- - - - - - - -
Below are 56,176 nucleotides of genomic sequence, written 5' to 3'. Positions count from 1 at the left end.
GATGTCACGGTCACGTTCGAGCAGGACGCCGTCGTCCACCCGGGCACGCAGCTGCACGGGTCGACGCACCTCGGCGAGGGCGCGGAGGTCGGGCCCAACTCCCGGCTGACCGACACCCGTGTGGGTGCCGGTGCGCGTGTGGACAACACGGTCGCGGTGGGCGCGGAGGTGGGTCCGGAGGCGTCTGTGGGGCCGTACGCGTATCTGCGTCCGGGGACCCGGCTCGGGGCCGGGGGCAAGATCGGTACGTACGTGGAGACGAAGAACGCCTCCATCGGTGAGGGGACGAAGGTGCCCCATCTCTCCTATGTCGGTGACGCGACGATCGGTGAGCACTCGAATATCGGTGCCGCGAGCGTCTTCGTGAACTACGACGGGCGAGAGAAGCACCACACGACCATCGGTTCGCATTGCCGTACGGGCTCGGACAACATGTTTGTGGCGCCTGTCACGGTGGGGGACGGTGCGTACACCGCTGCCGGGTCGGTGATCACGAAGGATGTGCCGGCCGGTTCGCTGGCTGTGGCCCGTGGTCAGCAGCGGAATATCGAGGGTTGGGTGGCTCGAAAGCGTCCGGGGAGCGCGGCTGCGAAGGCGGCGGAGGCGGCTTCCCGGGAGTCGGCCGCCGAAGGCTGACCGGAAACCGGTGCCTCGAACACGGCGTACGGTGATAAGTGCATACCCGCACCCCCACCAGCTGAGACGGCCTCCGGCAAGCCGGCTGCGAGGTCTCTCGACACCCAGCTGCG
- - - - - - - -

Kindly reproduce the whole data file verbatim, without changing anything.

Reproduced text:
Below are 56,176 nucleotides of genomic sequence, written 5' to 3'. Positions count from 1 at the left end.
GATGTCACGGTCACGTTCGAGCAGGACGCCGTCGTCCACCCGGGCACGCAGCTGCACGGGTCGACGCACCTCGGCGAGGGCGCGGAGGTCGGGCCCAACTCCCGGCTGACCGACACCCGTGTGGGTGCCGGTGCGCGTGTGGACAACACGGTCGCGGTGGGCGCGGAGGTGGGTCCGGAGGCGTCTGTGGGGCCGTACGCGTATCTGCGTCCGGGGACCCGGCTCGGGGCCGGGGGCAAGATCGGTACGTACGTGGAGACGAAGAACGCCTCCATCGGTGAGGGGACGAAGGTGCCCCATCTCTCCTATGTCGGTGACGCGACGATCGGTGAGCACTCGAATATCGGTGCCGCGAGCGTCTTCGTGAACTACGACGGGCGAGAGAAGCACCACACGACCATCGGTTCGCATTGCCGTACGGGCTCGGACAACATGTTTGTGGCGCCTGTCACGGTGGGGGACGGTGCGTACACCGCTGCCGGGTCGGTGATCACGAAGGATGTGCCGGCCGGTTCGCTGGCTGTGGCCCGTGGTCAGCAGCGGAATATCGAGGGTTGGGTGGCTCGAAAGCGTCCGGGGAGCGCGGCTGCGAAGGCGGCGGAGGCGGCTTCCCGGGAGTCGGCCGCCGAAGGCTGACCGGAAACCGGTGCCTCGAACACGGCGTACGGTGATAAGTGCATACCCGCACCCCCACCAGCTGAGACGGCCTCCGGCAAGCCGGCTGCGAGGTCTCTCGACACCCAGCTGCG